“Weighing” Out for Recovery by Camille Williams, MA, NCC, LCPC

One of the reasons an eating disorder is so easy to relapse with is because of the false belief that recovery can happen while still focusing on weight loss. Recovery is a grieving process and in the bargaining stage there is often the desire to have recovery while still engaging a little bit in behaviors or still trying to lose weight.  There is a desperate hope that both recovery and a focus on weight loss can happen simultaneously. However, these cannot co-exist and that is why someone who is bargaining and searching for the “secret recipe” to make it happen will continue to relapse again and again because the eating disorder and obsession with weight loss will take back all control.

Similar to someone in a program for alcoholism, one drink will always lead to more. It is the same with eating disorder behaviors, engaging in a little restricting will always lead to more behaviors. It also works this way with body image and obsession with weight. Going down one pound or one size is never going to be enough and the eating disorder will always demand more. Trying to set limits or boundaries with an eating disorder does not work, because eating disorders do not respect or care about boundaries. Eating disorders, just like alcoholism, are addictions and finding a “balance” with behaviors is not possible. These truths about recovery can be some of the hardest to accept and often keep people stuck in behaviors without fully achieving freedom that comes with recovery.

Acceptance starts by being honest with self. Have I tried to recover while focusing on weight loss and has it worked or did I eventually relapse? Have I been missing a sense of freedom or peace that comes with letting go of the need to control my body or weight? Does the obsession with my body keep me tied to my distorted beliefs and harmful behaviors with food? The answers to these questions may provide some awareness around the false beliefs that contribute to staying stuck in eating disorder patterns.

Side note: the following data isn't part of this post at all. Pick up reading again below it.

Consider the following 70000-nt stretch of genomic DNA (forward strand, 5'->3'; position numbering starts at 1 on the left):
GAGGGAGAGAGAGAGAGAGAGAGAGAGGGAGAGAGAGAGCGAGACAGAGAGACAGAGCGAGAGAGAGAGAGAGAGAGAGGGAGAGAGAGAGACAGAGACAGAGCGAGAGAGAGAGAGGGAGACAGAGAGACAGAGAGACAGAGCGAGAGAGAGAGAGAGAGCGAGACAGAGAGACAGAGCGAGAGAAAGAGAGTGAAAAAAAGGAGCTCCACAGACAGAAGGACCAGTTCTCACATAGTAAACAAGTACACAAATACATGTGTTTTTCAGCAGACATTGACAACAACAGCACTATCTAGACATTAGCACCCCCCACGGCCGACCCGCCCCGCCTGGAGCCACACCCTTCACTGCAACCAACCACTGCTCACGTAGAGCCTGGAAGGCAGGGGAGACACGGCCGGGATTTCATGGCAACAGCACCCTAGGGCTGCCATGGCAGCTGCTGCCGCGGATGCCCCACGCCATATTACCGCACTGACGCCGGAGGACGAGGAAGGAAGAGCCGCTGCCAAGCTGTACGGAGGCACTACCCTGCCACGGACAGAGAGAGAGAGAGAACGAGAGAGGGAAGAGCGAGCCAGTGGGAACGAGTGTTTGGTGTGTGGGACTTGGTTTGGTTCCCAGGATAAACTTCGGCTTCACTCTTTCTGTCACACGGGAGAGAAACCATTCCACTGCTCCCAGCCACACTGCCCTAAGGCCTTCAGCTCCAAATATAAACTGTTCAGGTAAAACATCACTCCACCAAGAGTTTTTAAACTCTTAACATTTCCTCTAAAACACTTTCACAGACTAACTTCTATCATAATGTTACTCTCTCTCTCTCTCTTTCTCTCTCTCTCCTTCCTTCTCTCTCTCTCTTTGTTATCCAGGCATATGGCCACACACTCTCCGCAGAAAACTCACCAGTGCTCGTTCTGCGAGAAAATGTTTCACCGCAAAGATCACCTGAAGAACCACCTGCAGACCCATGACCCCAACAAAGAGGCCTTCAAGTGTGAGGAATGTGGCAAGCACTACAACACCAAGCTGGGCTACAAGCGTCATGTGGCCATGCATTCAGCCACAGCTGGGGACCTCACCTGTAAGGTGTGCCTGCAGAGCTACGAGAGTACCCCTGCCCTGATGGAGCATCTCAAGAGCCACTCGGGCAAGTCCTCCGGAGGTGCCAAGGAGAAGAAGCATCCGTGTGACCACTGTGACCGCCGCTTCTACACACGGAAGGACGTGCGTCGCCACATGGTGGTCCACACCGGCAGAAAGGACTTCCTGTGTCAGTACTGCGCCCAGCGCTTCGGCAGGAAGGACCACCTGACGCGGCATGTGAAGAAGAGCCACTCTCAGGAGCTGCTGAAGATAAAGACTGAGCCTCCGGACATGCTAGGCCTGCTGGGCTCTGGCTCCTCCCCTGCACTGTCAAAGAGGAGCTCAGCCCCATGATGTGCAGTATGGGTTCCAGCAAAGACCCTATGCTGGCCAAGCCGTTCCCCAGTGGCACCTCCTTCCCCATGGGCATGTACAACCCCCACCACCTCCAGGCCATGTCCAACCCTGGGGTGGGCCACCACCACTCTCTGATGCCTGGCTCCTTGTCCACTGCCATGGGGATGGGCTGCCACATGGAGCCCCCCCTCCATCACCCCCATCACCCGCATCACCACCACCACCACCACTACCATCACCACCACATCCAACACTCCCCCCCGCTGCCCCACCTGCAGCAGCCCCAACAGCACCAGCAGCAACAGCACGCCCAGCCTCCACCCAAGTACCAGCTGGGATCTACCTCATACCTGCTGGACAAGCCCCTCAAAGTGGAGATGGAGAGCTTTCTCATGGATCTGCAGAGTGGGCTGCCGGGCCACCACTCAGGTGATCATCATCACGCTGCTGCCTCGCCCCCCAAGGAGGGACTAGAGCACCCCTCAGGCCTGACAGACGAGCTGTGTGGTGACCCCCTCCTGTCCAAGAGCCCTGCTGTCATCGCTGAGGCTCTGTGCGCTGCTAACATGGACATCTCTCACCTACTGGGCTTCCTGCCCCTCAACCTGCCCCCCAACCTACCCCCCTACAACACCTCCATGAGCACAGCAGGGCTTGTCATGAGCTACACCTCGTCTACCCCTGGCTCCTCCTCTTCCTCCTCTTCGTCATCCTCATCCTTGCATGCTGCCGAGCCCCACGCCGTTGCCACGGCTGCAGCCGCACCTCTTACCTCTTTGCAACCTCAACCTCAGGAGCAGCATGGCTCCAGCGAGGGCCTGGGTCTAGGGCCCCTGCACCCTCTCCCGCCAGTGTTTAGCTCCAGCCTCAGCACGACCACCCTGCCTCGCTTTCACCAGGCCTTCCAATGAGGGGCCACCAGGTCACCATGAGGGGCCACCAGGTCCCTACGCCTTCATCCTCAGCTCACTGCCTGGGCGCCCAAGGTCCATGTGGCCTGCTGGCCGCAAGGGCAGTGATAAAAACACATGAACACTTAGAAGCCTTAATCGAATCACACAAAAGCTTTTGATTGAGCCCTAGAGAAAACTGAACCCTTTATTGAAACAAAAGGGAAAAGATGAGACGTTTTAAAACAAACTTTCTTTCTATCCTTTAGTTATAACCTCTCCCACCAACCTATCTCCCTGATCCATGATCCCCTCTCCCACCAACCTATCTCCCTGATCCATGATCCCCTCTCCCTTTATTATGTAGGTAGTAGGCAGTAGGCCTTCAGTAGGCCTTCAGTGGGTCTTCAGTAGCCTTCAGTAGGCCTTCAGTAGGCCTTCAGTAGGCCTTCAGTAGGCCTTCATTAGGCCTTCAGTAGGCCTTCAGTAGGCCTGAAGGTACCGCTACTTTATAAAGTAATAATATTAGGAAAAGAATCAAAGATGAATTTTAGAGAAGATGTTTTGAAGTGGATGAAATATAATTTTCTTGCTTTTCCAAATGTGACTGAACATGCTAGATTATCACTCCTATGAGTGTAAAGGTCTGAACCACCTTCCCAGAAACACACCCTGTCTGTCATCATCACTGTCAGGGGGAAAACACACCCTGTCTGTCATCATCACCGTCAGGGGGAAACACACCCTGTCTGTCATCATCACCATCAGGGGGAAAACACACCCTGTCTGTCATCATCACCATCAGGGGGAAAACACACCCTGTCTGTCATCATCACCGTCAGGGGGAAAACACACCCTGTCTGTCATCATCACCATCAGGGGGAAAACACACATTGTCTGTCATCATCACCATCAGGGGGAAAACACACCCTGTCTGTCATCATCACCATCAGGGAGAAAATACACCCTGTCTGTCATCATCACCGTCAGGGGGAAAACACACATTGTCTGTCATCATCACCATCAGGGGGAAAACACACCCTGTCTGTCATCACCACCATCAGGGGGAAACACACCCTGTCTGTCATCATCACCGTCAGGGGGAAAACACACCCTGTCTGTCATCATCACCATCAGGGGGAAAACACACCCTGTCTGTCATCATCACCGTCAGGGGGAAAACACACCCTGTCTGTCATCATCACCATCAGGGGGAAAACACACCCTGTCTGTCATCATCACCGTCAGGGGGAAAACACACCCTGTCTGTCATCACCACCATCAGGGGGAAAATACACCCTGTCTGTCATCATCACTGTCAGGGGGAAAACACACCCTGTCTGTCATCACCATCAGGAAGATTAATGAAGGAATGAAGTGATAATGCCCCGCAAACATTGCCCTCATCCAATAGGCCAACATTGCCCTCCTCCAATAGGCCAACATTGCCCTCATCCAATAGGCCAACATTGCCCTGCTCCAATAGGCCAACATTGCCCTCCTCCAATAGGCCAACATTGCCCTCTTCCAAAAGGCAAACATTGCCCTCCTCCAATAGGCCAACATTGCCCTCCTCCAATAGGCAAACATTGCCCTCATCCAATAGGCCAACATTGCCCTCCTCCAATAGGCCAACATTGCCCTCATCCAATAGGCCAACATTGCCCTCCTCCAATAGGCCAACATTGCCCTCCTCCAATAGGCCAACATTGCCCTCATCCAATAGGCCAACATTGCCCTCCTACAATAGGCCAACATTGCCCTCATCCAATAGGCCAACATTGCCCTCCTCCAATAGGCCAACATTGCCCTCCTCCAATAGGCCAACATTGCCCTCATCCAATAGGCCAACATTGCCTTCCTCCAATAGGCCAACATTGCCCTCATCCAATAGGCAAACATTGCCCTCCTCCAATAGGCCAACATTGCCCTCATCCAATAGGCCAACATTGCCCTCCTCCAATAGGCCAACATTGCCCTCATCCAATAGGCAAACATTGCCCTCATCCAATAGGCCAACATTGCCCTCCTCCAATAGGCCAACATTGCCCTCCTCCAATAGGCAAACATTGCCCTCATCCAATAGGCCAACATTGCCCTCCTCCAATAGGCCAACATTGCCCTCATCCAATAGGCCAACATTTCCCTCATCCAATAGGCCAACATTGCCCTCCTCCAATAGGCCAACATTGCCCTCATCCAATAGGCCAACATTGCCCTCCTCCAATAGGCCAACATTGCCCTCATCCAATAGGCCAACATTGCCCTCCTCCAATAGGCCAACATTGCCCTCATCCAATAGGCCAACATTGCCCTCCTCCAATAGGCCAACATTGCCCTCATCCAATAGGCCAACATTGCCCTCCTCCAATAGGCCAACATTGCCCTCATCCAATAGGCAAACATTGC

The next step is to make the choice to let go of the focus on weight loss and instead focus on eating disorder recovery and a meaningful life. Letting go of the obsession with body does not mean to stop taking care of the body; it actually means the opposite. By no longer obsessing about how the body looks, there is now space to start caring for the body in the ways it needs. Focusing on weight loss may lead to dieting, restricting food, or a binge cycle. Focusing on recovery means fueling the body properly and consistently with balance, variety, and moderation.  Obsessing about the body or specific body parts can result in mental and emotional dysregulation. Whereas, celebrating the body and appreciating positive experiences allows for freedom and a release of the negativity mentally and emotionally around the body.

If the obsession on weight was consuming a lot of space emotionally and mentally as well as a significant amount of time, please consider what other life values are more meaningful. Rather than thinking about weight, think about who would like to spend time with this weekend? Rather than spending excessive amounts of time in front of the mirror, spend extra time reading with a warm cup of tea.  Recovery is all about replacing what hasn’t been working with what is more meaningful, intentional, and fulfilling.

TK Contributor: As the Timberline Knolls Eating Disorder Program Coordinator, Camille Williams MA, NCC, LCPC, supports the development of curriculum, supervises the eating disorder specialists, and provides group therapy. She also educates and trains all staff on campus and advocates for eating disorder awareness through publications. Timberline Knolls serves as an iaedp™Presidents Council Member.

*The opinions and views of our guest contributors are shared to provide a broad perspective of eating disorders and not intended as endorsement by iaedp Foundation, Inc. or its Board of Directors.*

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